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Crime and Deviance: Assess sociological explanations of ethnic differences in the patterns of crime and deviance.

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Introduction

Crime and Deviance: Assess sociological explanations of ethnic differences in the patterns of crime and deviance. Statistics show that there is a profound difference in crime rates between black people and white people, they are over represented in prisons and they fear crime more than white people. Sociologists have many explanations for these findings some suggesting that they are accurate and try to explain why, others that assume they are inaccurate and try to explain how. The traditional approaches such as Shaw and McKay in 1931 believed that the statistics were correct and tried to explain why. They linked racial minorities and crime simply because they were more likely to live in areas that were socially disorganised. Messner also looks along the lines of location and believes that black people live in areas of social deprivation and that this frustrates them so they turn to crime as a way of getting out of the deprivation. ...read more.

Middle

In 40% of cases the victim cannot describe the race of a non-white, they cannot identify between Indian, African or Chinese offenders. They believe that ethnic minority criminals are more likely to be less favourably treated in courts by the judge and jury, also they are more likely to get longer sentences and are six times more likely to end up in prison. Smith in '97 disagrees with this view and says that the proportion of black people at the beginning of the legal system is the same as at the end. Another approach is the combined approach, as it suggests it uses a combination of approaches to try to explain ethnic differences in patterns of crime. It combines critical criminology and sub-cultures with the ideas of economic marginalisation, they say that the capitalist system has failed the ethnic minorities and that this marginalisation is made to be ideological as well as it is a capitalist strategy to produce subservient cheap reserve labour. ...read more.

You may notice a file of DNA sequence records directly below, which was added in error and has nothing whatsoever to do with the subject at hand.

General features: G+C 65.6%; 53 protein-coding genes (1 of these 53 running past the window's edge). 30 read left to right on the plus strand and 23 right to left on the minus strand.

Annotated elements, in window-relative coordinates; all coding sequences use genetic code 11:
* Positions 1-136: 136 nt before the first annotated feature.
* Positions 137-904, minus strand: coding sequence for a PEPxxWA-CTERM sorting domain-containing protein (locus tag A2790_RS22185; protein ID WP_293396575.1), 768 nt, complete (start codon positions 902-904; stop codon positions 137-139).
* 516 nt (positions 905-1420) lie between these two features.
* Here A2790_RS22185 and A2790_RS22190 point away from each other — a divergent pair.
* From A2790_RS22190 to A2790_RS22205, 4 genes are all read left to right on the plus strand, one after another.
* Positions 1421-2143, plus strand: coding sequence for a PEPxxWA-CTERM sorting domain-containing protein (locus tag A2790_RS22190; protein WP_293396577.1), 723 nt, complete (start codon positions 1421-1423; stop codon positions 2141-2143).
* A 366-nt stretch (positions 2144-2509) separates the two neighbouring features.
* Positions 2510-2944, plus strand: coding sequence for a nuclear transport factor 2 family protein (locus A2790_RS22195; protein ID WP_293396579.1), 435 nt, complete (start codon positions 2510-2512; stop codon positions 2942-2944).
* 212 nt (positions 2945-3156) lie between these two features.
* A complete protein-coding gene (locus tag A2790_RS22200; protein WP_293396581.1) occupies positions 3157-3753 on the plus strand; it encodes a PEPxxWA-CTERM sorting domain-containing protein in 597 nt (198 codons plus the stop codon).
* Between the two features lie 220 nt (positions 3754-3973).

Conclusion

He also suggests that many beliefs about black criminality are myths created by the capitalist society and extreme police bias. Gilroy's views have attracted strong criticism from John Lea and Jock Young, especially the police bias theory, as 92% of crimes known to police are brought to their attention by members of the public. Post modernists criticise many of the modernist theories in that they say modernist theories emphasise the sameness of criminals where as differences should be emphasised. They reject an all-embracing truth. Also they say that modernists use their own discourse, which prevents ethnic minorities from being understood. Many of these theories don't explain why only a small number of black people turn to crime or why it is mainly young males who commit crime nor do they examine differences in class, therefore in conclusion many are lacking in explanations and so cannot fully explain the differences in crime statistics between black and white people. ...read more.

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